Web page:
The people celebrate with sacrifice and song when God’s fire fills the temple. They subsequently celebrate the Feast of Tabernacles (Sukkot) and return to their homes. God then appears to Solomon and warns him to follow in His ways.
God speaks to Solomon in a dream: “If I shut up the heavens and there is no rain… when My people, who bear My name, humble themselves, pray, and seek My favor and turn from their evil ways, I will hear in My heavenly abode and forgive their sins and heal their land.”
III. Important Verses
vv. 1-3: When Solomon finished praying, fire descended from heaven and consumed the burnt offering and the sacrifices, and the glory of the LORD filled the House. The priests could not enter the House of the LORD, for the glory of the LORD filled the House of the LORD. All the Israelites witnessed the descent of the fire and the glory of the LORD on the House; they knelt with their faces to the ground and prostrated themselves, praising the LORD, “For He is good, for His steadfast love is eternal.”
v. 5: King Solomon offered as sacrifices 22,000 oxen and 120,000 sheep; thus the king and all the people dedicated the House of God.
v. 6: The priests stood at their watches; the Levites with the instruments for the LORD’s music that King David had made to praise the LORD, “For His steadfast love is eternal,” by means of the psalms of David that they knew. The priests opposite them blew trumpets while all Israel were standing.
vv. 8-9: At that time Solomon kept the Feast for seven days — all Israel with him — a great assemblage from Lebo-hamath to the Wadi of Egypt. On the eighth day they held a solemn gathering; they observed the dedication of the altar seven days, and the Feast seven days.
vv. 12-14: The LORD appeared to Solomon at night and said to him, “I have heard your prayer and have chosen this site as My House of sacrifice. If I shut up the heavens and there is no rain; if I command the locusts to ravage the land; or if I let loose pestilence against My people, when My people, who bear My name, humble themselves, pray, and seek My favor and turn from their evil ways, I will hear in My heavenly abode and forgive their sins and heal their land.
1-11. The temple is consecrated 1-3. God’s fire fills the temple 4-6. The people dedicate the temple with sacrifice and song 7. Solomon consecrates the courtyard 8-9. Sukkot in the temple 10-11. The people are dismissed; Conclusion 12-22. Solomon’s Dream 12-16. God guarantees to dwell in the temple and listen to prayer 17-22. Conditional promises; Threat
Chapter 7 is the final chapter that deals with the temple’s consecration, and verses 8-9 describe the celebration of Sukkot: “At that time Solomon kept the Feast for seven days — all Israel with him — a great assemblage from Lebo-hamath to the Wadi of Egypt. On the eighth day they held a solemn gathering; they observed the dedication of the altar seven days, and the Feast seven days.” Dillard makes a few important points about the style of this Chronicler’s prose that relate to these verses. He writes: “The Feast of Tabernacles was a pilgrimage festival (Lev 23:33–43) and would have brought many celebrants to Jerusalem; perhaps the scheduling of the dedication of the temple in the preceding week sought to take advantage of the large congregation that would come. The assembly provided another occasion for one of the Chronicler’s favorite themes, that “all Israel” united in the observance (1 Chr 9:1; 11:1–4; 12:38–40; 13:1–8; 14:8; 15:3, 28; 16:1–3; 18:14; 19:17; 21:1–5; 22:17; 23:1–2; 28:1–8; 29:21–26; 2 Chr 1:1–3; 5:2–6; 6:3–13; 7:8–10; 9:30; 10:1–3, 16; 11:3, 13–17; 12:1; 13:4, 15; 18:16; 24:5; 28:23; 29:24; 30:1–13, 23–27; 31:6; 34:6–9, 33).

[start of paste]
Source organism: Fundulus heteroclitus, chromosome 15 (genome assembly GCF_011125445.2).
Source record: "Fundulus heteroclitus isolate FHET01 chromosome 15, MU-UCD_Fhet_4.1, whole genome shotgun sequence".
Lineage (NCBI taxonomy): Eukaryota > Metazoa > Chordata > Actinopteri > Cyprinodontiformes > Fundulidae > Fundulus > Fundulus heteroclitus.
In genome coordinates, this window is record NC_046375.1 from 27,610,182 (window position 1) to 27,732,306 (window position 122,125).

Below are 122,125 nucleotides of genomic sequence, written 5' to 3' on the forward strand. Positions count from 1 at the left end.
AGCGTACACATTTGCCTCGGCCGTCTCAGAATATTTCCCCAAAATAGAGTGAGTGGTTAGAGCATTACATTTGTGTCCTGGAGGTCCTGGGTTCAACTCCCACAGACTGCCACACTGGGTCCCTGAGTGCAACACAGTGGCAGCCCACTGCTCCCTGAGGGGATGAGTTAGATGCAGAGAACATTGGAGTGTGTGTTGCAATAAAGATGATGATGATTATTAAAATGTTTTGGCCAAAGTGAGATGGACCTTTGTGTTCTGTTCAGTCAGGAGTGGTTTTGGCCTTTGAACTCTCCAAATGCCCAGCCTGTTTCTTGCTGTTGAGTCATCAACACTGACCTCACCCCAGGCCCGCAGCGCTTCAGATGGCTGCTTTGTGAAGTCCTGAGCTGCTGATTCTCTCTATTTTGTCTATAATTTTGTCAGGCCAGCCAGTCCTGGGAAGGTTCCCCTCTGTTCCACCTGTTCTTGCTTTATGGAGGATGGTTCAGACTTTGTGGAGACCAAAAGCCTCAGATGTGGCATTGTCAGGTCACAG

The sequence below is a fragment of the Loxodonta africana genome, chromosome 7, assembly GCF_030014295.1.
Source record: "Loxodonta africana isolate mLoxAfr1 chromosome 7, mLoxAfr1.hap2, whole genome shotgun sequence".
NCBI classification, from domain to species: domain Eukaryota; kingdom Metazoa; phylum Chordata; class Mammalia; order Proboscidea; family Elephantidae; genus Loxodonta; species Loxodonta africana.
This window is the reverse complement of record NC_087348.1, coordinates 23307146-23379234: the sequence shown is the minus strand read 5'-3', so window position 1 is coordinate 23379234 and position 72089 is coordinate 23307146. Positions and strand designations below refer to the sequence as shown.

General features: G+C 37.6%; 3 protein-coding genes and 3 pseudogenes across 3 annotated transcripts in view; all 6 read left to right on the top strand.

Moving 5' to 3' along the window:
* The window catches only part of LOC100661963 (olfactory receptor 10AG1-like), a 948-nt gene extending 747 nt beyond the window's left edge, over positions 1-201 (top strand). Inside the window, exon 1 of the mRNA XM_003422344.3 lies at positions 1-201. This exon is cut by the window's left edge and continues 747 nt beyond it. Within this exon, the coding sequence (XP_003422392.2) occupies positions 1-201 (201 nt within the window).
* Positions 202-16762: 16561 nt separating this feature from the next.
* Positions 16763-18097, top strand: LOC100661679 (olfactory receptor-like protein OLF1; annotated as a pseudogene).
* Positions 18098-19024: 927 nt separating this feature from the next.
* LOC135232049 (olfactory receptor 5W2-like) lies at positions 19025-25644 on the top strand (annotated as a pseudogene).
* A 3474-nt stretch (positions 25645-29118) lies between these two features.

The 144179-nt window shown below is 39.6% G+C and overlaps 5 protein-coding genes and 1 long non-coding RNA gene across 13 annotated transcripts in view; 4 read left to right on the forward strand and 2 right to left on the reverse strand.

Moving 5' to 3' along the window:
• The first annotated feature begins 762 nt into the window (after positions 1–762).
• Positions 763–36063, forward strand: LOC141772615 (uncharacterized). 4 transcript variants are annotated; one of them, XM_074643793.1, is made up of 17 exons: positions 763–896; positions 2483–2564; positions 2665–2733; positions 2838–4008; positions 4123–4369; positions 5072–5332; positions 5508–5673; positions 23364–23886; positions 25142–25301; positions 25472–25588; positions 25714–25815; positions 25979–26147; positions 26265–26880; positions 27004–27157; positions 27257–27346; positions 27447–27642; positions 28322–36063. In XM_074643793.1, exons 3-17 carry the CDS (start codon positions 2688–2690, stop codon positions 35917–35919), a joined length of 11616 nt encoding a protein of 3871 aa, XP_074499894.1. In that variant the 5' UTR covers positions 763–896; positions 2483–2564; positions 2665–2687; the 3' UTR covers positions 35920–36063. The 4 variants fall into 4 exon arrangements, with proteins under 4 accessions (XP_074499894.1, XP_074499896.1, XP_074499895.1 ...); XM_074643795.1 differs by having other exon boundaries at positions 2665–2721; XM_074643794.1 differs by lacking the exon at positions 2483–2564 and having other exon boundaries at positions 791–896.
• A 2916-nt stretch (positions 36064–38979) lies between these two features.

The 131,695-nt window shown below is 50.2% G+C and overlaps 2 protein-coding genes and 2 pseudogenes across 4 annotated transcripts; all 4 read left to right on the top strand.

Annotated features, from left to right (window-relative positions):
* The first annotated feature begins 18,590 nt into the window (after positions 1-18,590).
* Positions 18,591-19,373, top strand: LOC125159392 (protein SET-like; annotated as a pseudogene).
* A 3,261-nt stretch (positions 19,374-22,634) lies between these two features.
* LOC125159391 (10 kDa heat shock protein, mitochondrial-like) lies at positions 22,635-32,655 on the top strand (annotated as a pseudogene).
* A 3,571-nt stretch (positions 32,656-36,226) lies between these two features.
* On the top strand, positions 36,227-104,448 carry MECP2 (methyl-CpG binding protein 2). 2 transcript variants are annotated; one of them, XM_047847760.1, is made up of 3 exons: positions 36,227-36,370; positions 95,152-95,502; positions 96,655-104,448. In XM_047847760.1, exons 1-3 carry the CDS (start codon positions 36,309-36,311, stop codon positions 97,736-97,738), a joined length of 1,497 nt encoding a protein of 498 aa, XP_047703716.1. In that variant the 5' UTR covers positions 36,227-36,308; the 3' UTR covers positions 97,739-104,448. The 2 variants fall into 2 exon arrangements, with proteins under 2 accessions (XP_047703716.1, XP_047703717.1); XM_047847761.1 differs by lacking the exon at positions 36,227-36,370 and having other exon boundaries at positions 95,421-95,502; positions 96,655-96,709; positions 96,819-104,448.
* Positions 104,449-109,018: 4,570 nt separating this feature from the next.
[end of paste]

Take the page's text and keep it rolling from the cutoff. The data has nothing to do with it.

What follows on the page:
“Another of the Chronicler’s distinctive emphases is also present: his desire to parallel David and Solomon as much as possible; see “Solomon as a Second David” in the introductory essay, “The Chronicler’s Solomon.” He modifies his Vorlage at 1 Kgs 8:66 (“David his servant”) by speaking instead of “David and Solomon” (cf. 2 Chr 11:17). Although he follows 1 Kgs 8:66 in mentioning that the congregation had come from the maximum extent of the kingdom, at 1 Chr 13:5 he had already modified the parallel text (2 Sam 6:1) to show David presiding over an assembly from the same extent (“from the Shihor of Egypt to Lebo-hamath”), thereby further perfecting the parallel of David and Solomon.” (57)
It is interesting to note that the Day of Atonement would have occurred during the temple’s dedication period (it occurs on the 10th day of the seventh month, cf. Lev 23:26–32; Lev 16), but the Chronicler is noticeably silent about it. It is also interesting to note that 2 Chr 21-23 speaks of a similar back-to-back holiday during the times of Hezekiah: “The Israelites who were in Jerusalem kept the Feast of Unleavened Bread seven days, with great rejoicing, the Levites and the priests praising the LORD daily with powerful instruments for the LORD. Hezekiah persuaded all the Levites who performed skillfully for the LORD to spend the seven days of the festival making offerings of well-being, and confessing to the LORD God of their fathers. All the congregation resolved to keep seven more days, so they kept seven more days of rejoicing.”
VI. Works Used
(see “Commentaries” page)
De Vries, Simon J. “1 and 2 Chronicles,” The Forms of Old Testament Literature vol. 11 (Grand Rapids, Michigan: Wm. B. Eerdmans Publishing Co., 1989).
Dillard, Raymond B. “2 Chronicles” (Waco Texas: Word Books, 1988).
Photo taken from http://www.worldchanging.com/archives/drought.jpg